Clark Terry, former trumpeter in Count Basie’s and Duke Ellington’s bands, performed with his quintet Friday night to an amiable and appreciative crowd.

The concert, which was held in the elegant Morse Recital Hall of Sprague Memorial Hall, featured the legendary jazz trumpeter playing with remarkable energy for his 80 years. In addition, Terry’s supporting musicians — Dave Glasser (alto saxophone), Helen Sung (piano), Marcus McLaurin (bass) and Sylvia Cuenca (drums) — worked well together in providing a solid framework for the music and engaged in highly enjoyable solos throughout the performance.

Terry, who played with Count Basie’s band in the late 1940s and was later a featured soloist in Duke Ellington’s orchestra for eight years, has his jazz foundations rooted in the swing tradition. Not surprisingly, all of the pieces played at Friday’s performance were in standard 4/4, 32-bar song form. These included the usual suspects (“Bye-bye Blackbird”) as well as lesser-known, sometimes tongue-in-cheek numbers (“Samba de Gums”). Terry prefaced each of the songs with personal, often amusing anecdotes, and his warm stage manner helped put the audience at ease.

Although technically speaking, Terry’s virtuosity is not at the same level as it was in his youth, he still displays adroit embouchure control and makes up for any lack of pyrotechnics with an almost palpable feel for the music.

That isn’t to say that pyrotechnics aren’t to be found in Terry’s playing, for his chops still function impressively. For instance, after a simple call and response between the trumpet and saxophone in the song “I Don’t Wanna Be Kissed,” Terry embarked on his solo by first playing a set of whimsical glissandos before launching into a series of intricate runs. His vibrato-less tone vaguely resembles that of Miles Davis (especially when playing with a harmon mute), and it is understandable that Terry was an influence on the younger trumpeter.

Glasser’s alto sax playing throughout the program was Adderley-esque in terms of swinging drive and note selection. This made itself especially apparent in the encore selection (“It Could Happen to You”), during which he engaged in a blazing saxophone solo.

On piano, Sung demonstrated impressive technique (almost certainly classically based). She incorporated interesting, quasi-traditional voicings and a good overall feel for the music.

The finger, hand and arm weight with which Sung approached the keys allowed her to create a smooth yet strident sound regardless of the speed of her playing. Her solos on songs such as “Samba de Gums” and “Satin Doll” were for the most part horizontal, utilizing a wide variety of runs reminiscent of Keith Jarrett’s Standards Trio work. Occasionally she would move appropriately outside the harmonic structure of a piece, but never at the expense of the overall sound.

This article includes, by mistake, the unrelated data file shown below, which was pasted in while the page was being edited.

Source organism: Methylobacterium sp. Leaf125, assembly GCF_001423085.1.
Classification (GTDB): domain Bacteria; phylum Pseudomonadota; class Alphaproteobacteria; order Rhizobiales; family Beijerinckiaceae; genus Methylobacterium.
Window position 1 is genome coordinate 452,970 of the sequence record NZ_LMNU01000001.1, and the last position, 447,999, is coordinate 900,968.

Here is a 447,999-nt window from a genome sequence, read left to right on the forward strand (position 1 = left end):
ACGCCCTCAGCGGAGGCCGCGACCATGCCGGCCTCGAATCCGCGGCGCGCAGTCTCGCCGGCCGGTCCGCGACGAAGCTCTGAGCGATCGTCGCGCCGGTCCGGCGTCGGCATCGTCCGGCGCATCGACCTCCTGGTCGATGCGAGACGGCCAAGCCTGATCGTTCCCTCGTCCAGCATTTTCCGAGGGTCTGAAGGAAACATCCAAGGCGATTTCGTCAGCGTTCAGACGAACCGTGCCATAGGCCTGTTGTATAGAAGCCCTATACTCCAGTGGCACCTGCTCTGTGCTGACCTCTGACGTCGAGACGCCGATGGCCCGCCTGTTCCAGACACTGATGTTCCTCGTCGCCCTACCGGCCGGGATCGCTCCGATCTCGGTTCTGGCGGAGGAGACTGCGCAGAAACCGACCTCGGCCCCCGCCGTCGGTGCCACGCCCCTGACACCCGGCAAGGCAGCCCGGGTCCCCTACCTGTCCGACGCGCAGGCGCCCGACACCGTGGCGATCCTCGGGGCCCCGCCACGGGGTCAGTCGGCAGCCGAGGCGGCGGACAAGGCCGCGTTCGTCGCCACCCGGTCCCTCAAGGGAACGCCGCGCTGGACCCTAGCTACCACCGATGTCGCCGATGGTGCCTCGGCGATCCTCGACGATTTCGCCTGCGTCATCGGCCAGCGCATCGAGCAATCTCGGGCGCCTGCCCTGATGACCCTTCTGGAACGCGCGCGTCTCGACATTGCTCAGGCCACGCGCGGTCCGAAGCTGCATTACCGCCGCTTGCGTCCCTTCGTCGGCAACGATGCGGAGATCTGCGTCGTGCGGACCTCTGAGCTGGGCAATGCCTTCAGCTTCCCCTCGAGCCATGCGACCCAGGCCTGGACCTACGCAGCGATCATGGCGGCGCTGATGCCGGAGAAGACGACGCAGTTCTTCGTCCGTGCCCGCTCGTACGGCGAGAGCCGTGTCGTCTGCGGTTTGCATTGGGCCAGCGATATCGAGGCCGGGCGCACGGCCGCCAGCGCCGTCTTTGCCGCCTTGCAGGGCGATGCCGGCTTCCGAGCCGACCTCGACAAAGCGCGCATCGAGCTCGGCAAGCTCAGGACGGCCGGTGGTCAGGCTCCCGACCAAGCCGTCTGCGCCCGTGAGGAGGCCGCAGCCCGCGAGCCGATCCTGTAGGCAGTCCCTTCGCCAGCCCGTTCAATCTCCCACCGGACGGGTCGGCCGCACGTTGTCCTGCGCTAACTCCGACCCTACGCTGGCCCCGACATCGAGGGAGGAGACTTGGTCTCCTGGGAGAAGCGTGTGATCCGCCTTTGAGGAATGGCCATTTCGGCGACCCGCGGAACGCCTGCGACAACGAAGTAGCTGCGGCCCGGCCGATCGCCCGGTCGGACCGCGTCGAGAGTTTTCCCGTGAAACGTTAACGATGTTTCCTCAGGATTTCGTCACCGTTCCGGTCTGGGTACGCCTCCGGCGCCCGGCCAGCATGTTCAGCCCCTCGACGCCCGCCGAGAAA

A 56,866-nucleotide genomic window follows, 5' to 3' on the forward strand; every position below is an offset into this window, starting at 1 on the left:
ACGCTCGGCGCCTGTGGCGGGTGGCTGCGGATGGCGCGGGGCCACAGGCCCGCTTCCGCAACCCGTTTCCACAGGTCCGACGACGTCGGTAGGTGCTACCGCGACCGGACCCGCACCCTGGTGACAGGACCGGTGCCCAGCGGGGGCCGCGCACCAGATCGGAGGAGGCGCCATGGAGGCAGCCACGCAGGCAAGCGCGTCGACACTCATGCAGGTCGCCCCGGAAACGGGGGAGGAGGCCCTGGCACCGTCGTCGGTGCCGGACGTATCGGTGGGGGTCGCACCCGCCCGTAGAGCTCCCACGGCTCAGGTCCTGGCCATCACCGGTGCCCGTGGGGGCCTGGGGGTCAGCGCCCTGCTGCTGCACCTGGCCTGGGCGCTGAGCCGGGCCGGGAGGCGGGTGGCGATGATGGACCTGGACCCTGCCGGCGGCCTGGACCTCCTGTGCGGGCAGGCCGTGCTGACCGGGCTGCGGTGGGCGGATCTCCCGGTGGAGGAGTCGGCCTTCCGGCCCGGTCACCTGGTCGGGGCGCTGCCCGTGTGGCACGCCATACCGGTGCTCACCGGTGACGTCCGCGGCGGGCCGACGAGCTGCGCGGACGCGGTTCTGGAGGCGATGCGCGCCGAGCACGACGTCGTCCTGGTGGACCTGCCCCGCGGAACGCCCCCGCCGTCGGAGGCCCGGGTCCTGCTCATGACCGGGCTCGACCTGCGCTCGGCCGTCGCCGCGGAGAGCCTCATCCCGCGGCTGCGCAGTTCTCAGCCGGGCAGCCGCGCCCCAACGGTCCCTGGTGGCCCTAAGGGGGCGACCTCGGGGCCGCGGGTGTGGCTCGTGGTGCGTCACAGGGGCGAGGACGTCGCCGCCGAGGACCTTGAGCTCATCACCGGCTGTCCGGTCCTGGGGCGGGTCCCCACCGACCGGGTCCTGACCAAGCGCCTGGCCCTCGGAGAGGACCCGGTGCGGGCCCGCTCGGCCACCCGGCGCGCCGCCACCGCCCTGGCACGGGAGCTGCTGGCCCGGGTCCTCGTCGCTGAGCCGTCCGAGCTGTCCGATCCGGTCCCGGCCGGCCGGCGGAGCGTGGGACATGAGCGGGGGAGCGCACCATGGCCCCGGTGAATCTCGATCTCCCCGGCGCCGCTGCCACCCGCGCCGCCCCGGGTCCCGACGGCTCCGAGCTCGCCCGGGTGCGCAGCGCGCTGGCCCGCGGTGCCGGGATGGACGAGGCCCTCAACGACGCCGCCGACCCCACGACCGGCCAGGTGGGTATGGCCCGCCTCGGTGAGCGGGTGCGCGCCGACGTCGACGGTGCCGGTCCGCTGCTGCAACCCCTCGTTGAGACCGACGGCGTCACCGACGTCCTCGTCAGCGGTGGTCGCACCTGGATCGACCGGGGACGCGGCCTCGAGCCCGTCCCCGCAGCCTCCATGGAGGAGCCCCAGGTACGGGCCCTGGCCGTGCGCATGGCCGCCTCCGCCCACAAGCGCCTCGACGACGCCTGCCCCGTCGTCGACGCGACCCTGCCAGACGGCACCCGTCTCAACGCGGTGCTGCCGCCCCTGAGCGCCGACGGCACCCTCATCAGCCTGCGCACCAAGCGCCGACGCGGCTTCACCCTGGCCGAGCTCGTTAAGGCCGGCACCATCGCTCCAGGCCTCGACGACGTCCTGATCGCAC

The rhythm section of the Quintet, like the horns and piano, displayed a keen sense of ensemble and solo playing throughout the concert. McLaurin ornamented the bass line with velvety runs and a good sense of the beat — sometimes fast but always rhythmically correct.

On the drum set, Cuenca consistently kept good time, whether simply maintaining the beat or taking a solo. At times, she would throw out cute, almost playful rhythmical statements, while at other times she would take a much more bombastic approach to her playing.

Clark Terry’s performance on Friday was for the most part a display of traditional, pre-bebop jazz. The playing was straight, the song selection was cheerful and the atmosphere was lively and enjoyable. As people were exiting the show, Terry extemporaneously launched into a poignant soliloquy on his trumpet. The audience quickly quieted down and for maybe ten more seconds listened to the tenderly improvised melody — Terry’s way of saying “thank-you” and “good-bye.”

Even at age 80, Clark Terry hasn’t lost the spontaneity so importantly associated with jazz music and the feeling of pleasant surprise that his sound can create.